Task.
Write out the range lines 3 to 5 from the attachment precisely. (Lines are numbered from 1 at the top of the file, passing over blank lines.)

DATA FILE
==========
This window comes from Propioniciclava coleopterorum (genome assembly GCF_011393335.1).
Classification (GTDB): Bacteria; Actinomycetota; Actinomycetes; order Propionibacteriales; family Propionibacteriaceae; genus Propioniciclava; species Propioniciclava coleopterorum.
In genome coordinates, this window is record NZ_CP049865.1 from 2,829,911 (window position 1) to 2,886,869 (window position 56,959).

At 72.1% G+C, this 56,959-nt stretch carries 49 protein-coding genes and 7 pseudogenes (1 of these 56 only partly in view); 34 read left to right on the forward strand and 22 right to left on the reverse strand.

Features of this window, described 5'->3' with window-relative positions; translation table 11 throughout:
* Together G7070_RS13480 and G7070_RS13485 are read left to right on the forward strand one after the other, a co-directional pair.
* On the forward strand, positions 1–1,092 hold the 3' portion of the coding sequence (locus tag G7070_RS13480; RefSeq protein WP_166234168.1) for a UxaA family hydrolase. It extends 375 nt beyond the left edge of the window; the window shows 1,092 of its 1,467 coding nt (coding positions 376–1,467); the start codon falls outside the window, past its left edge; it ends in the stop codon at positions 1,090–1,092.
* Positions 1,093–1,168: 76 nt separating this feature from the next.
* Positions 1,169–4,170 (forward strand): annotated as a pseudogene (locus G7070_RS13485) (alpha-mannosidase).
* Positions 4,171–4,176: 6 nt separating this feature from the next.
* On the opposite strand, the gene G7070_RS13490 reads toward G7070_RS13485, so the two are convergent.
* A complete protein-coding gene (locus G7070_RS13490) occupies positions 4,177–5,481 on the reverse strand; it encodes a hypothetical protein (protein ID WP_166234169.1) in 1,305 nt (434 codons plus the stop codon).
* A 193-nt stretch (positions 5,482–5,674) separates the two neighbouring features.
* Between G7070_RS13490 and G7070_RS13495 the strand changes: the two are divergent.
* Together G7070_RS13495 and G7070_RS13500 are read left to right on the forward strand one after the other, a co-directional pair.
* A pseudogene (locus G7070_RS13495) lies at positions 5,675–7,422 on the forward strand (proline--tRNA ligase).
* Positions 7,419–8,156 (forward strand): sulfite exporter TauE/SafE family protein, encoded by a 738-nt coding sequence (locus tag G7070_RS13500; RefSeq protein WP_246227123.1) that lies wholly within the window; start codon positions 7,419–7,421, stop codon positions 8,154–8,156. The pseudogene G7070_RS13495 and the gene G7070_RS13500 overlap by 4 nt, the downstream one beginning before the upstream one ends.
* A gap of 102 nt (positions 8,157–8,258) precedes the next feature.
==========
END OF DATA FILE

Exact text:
In genome coordinates, this window is record NZ_CP049865.1 from 2,829,911 (window position 1) to 2,886,869 (window position 56,959).

At 72.1% G+C, this 56,959-nt stretch carries 49 protein-coding genes and 7 pseudogenes (1 of these 56 only partly in view); 34 read left to right on the forward strand and 22 right to left on the reverse strand.

Features of this window, described 5'->3' with window-relative positions; translation table 11 throughout: